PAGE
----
— Policies should focus on getting people into jobs, especially certain groups in the population such as women and both younger and older people. In this area Europe is behind countries such as the United States. The employment rate of 65- to 74-year-olds in the European Union was 5.6% in 2003, compared to 18.5% in the United States.
— Greater efforts are particularly needed to integrate young people into the labor market and to support them as they pursue “non-linear” careers, which will see them alternating between employment, study, unemployment and retraining or the updating of skills.
This will not be easy. The report notes that the unemployment rate for those under age 25 was 17.9% last December, compared with 7.7% for those over age 25. Moreover, the skills learned at school are not always in line with the requirements of today’s economy, and the level of school failure is still a source of concern. In 2002, some 16.5% of 18- to 24-year-olds left school with no qualifications.
— More attention must be paid to innovation and increasing productivity, including investment in human resources and higher productivity through economic reforms, research and innovation.
— Social welfare systems, especially pensions, need to be modernized to ensure their economic sustainability and to enable them to cope with the effects of demographic aging.
When it comes to increasing the number of children the Green Paper observes that surveys have revealed a gap between the number of children Europeans would like (2.3) and the number that they actually have (1.5).
This implies that, if appropriate measures are taken, the fertility rate could rise. The current low fertility rate is the result of a series of obstacles, the report explains. These include difficulties in finding a job; expensive housing; and a lack of incentives, such as family benefits, parental leave, child care and equal pay.
Another remedy is immigration, even though the report argues that on its own this will not be sufficient to solve all the problems. Immigration will also be needed to supply people of working age, and to reinforce the population in general.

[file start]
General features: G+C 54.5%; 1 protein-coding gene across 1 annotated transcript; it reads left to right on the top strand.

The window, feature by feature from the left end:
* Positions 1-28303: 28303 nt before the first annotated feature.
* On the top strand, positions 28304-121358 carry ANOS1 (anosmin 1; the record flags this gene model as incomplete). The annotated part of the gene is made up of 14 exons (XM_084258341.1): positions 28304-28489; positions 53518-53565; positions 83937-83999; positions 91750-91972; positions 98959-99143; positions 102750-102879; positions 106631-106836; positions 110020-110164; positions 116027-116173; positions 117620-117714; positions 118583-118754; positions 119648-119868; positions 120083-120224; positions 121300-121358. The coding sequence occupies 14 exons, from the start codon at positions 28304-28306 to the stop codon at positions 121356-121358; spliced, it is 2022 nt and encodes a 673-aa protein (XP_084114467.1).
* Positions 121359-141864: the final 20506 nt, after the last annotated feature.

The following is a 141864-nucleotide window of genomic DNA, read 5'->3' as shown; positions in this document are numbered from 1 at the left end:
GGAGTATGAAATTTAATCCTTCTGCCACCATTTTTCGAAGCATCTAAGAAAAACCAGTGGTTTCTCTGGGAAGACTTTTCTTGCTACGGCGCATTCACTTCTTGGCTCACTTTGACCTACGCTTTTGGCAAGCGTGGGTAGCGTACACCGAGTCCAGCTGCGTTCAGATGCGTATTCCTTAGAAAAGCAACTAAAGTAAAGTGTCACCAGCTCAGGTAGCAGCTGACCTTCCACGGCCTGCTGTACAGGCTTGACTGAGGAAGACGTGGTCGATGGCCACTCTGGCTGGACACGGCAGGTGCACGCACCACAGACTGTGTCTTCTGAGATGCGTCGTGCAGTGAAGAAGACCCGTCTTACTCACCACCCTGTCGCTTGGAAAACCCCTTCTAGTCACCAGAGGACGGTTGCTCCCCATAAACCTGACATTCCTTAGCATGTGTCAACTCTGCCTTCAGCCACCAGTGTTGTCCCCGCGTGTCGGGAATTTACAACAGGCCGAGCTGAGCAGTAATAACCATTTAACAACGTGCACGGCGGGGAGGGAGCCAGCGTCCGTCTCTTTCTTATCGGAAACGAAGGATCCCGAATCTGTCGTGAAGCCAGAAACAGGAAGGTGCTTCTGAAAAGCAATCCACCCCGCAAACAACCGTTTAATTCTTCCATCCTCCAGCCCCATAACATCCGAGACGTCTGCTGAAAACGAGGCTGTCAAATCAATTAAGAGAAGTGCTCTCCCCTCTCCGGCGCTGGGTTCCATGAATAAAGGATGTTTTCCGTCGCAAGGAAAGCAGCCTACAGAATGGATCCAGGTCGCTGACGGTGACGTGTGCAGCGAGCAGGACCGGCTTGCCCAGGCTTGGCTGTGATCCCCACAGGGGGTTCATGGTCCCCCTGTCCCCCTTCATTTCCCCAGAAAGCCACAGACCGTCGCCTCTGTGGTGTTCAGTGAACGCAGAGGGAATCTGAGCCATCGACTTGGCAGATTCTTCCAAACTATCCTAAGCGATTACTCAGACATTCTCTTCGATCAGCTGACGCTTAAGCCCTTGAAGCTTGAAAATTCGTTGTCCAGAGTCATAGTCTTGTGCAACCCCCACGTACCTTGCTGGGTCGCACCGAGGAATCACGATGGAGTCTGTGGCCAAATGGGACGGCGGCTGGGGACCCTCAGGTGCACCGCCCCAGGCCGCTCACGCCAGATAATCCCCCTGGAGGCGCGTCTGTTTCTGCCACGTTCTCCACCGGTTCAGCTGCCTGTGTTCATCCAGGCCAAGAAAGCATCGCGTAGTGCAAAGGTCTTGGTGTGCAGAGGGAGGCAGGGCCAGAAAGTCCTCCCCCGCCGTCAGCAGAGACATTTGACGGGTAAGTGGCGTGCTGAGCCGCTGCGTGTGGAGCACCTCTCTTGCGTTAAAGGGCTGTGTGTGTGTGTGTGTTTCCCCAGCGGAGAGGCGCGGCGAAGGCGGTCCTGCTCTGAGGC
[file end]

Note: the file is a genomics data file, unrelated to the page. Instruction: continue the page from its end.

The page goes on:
But this brings with it the need for admission mechanisms for immigrants to be managed effectively and transparently. In addition, integration and equal opportunities policies need to be reinforced, to achieve a balance between the respective rights and responsibilities of migrants and host societies, the report explained.
The demographic changes will bring with them a new series of challenges for society. “Our societies will have to invent new ways of liberating the potential of young people and older citizens,” the Green Paper stated. Dealing with these changes will require an increase in the solidarity between generations, “based on mutual support and the transfer of skills and experience.”
A notable feature will the aging of the European population. There will be an increase in the numbers of very elderly persons (those 80 and over) of 17.1% between 2005 and 2010, and of 57.1% between 2010 and 2030. By 2030 this age group will number nearly 34.7 million, compared with about 18.8 million today.
This will pose problems particularly for women, owing to female widowhood resulting from the difference in length of survival between the sexes. And retirement pensions for women are significantly less generous than for men. Women also have shorter careers and earn less during their working lives.
As to achieving a return to demographic growth, the report said there are two basic questions: “What value do we attach to children? Do we want to give families, whatever their structure, their due place in European society?” The answers might determine Europe’s future.